Here we manage between 180 – 200 acres. I can go for a walk at lunch and go and check on a specific block and I like having that connection and involvement in the process. We have a small, intimate team and we are growing very, very quickly. This last harvest we picked over 1,300 tonnes – so we are not a small winery by any stretch.
Image by Quails’ Gate
CC: Is there a grape variety that you love to work with?
NC: I don’t think so – every varietal can be great and challenging in its own way, which is what makes it fun. I do enjoy Chardonnay and Pinots as well as my Bordeaux reds. That is a broad spectrum but those are the wines I enjoy.
CC: Do you like sparkling wines?
NC: I do enjoy sparkling wines but I am very picky. We planted 25 acres last year of Chardonnay, Pinot Meunier, Pinot Noir, and Pinot Gris – mostly Champagne varietals. We haven’t decided how we are going to proceed with this yet but there is a possibility of doing a sparkling wine. It would be fun and interesting. I think there should be more sparkling wine made in this area – we have the perfect situation. I also think there should be more Chenin Blanc made here as well. Our climate is just like the Loire Valley and we have so much more we can do here in the Okanagan.
CC: What soil types are most prevalent here at Quails’ Gate?
NC: We have a lot of volcanic soil, which is our best kind. We have great sandy soil for our Pinot Noirs. We keep everything separate and fermented by its block – so it is great to see how certain clones do in certain soils. We have a lot of variables to work with especially with our Pinot Noirs based on the soil type. Since I have been with Quails’ Gate, we have started another tier. We have something called Richard’s Block Pinot Noir. It is eight barrels that are selected purely just for that wine from the French clones.
The Stewart Family Reserve Pinot Noir has been around for a while now and it is a big, bold Oregon style Pinot Noir. We will have two directions our Pinot Noirs can go down – a Burgundian or Oregon style of wine.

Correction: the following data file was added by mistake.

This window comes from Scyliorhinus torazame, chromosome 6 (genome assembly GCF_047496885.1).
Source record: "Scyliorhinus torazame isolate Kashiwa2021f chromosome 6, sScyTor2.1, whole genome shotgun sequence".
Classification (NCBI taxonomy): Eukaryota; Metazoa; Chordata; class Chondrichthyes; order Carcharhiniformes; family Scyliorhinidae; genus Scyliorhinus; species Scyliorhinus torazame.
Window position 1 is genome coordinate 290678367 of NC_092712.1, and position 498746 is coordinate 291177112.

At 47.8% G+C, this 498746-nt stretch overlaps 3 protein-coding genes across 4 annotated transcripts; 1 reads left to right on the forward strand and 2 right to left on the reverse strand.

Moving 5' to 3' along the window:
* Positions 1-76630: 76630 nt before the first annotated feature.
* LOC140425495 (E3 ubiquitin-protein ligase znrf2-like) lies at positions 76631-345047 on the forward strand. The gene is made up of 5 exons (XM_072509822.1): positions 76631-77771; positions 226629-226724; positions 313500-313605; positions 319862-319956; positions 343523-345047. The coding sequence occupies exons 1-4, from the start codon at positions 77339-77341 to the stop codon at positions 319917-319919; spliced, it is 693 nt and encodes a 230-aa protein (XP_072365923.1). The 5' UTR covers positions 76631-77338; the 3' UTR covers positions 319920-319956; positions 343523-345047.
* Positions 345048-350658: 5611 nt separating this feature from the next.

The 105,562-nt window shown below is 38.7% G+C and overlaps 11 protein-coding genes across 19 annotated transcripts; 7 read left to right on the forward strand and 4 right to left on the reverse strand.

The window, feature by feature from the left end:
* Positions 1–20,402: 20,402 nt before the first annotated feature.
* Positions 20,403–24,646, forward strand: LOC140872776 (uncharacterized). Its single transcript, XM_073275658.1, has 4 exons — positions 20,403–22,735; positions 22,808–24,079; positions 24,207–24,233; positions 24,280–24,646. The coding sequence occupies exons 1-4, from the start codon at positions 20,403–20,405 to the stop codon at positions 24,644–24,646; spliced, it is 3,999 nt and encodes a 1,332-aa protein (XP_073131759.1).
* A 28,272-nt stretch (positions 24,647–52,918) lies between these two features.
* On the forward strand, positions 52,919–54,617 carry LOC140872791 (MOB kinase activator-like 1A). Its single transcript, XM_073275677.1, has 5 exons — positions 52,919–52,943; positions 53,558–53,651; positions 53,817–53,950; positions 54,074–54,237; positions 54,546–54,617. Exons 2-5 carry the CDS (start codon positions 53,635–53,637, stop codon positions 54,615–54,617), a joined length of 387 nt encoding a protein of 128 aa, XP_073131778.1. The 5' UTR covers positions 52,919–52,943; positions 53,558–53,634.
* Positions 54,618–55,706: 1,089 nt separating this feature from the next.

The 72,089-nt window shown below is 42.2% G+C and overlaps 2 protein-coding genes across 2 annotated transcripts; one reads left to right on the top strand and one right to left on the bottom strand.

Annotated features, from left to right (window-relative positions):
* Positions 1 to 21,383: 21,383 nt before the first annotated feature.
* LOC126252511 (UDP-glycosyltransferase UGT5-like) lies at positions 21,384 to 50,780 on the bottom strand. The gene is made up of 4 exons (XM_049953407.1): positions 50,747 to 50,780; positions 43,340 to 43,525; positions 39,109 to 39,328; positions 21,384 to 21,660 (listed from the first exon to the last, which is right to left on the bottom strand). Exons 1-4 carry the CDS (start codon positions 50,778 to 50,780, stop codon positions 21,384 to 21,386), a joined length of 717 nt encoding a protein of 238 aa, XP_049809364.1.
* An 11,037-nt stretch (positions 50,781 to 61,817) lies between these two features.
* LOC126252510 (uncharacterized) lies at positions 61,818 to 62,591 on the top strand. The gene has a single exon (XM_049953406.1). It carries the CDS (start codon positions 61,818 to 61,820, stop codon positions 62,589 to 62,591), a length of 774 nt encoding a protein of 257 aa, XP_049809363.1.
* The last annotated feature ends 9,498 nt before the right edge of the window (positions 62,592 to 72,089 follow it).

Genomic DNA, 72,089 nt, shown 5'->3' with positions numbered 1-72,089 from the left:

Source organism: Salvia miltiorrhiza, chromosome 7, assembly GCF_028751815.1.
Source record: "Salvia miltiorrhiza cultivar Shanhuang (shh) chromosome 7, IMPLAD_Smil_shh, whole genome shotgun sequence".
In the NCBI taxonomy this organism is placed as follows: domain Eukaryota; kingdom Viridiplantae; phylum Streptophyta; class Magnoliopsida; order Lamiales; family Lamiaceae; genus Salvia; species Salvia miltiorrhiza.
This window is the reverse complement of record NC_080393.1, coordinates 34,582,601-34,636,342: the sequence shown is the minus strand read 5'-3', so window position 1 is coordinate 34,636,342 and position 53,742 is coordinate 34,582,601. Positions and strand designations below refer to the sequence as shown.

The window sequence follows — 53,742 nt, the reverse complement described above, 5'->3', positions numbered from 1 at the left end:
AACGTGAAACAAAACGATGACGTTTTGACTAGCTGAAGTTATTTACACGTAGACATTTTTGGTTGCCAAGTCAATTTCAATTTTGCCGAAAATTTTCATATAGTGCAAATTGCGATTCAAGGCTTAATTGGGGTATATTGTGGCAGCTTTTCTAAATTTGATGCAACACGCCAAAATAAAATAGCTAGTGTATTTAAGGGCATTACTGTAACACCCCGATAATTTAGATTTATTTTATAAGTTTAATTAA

Food For Thought
CC: Talk to me about food and wine pairing. Is it incredibly important to you?
NC: I think it is a wonderful marriage but I am not infatuated with rules and regulations telling me what I am supposed to drink with what food. I had a great instructor in Bordeaux who changed it all around for me. Usually you do white flights first in tastings followed by reds. He said, no – whites have more acidity; lets do the reds first – the tannins will prepare our mouths for the whites and their acids. Then he would lead us through sensory exercises and pair non-classic food and wines together.
I learned so much from him. I think pairing is fun but it is personal. If you love white wines – stick to white wines all night long – just know what whites go with what food. No one should tell you what to eat and drink or how and why.
CC: If you were able to travel to any wine region in the world for one year, where would it be and why?
NC: I would like to learn more about the Niagara region in Ontario. I think there are some great wines out there. But if I was going to stay somewhere for a year it would be Washington or Oregon. I would like to study and understand the stylistic differences. There are so many similarities between here and there but also so many differences. I would like to explore that.
CC: Do you have a personal wine hero?
NC: I don’t think I have one single person but I attribute my being a winemaker to my colleagues from school. When I did my Masters in Bordeaux, there weren’t a lot of women accepted into the program of 45 students. I even had one instructor tell me to ‘go back to California’ and ‘obviously you have never had your hands in the soil – you can’t be a winemaker by memorizing a textbook.’ If it wasn’t for my friends who said, ‘Pack your bags, Nikki, and come with me for the weekend. We will study all weekend long.” And, we did.
Yes, we tried thousands of bottles of wine but they really helped me. It was that sitting down and hands on knowledge they gave me, ‘Here is the plant, this is what it looks like, lets go over the notes again, etc.’. They are my wine heroes and they are still my good friends.
Okanagan Lake, British Columbia
CC: Why the Okanagan Valley for you? You could be anywhere in the world.
NC: It was ‘time and place’ I guess. The recession was hitting Europe and I didn’t have a French passport and it was getting harder and harder to get the French companies to pay my Visa. The Okanagan has so much potential. I can’t believe how far the industry has come. It is exciting.
CC: Professionally and personally, what are you most proud of in your life right now?
NC: Probably how much I have achieved at such a young age in an industry that has a lot of strong egos. I have met a lot of people who have tried to smash me down but I have worked hard and I have had a lot of fun doing what I do. I am the winemaker at one of the most prestigious wineries in Canada where I get to continue to grow and be innovative with a fabulous team. I am proud that I can keep them happy and we all enjoy working together making excellent wines. That is a great place to be.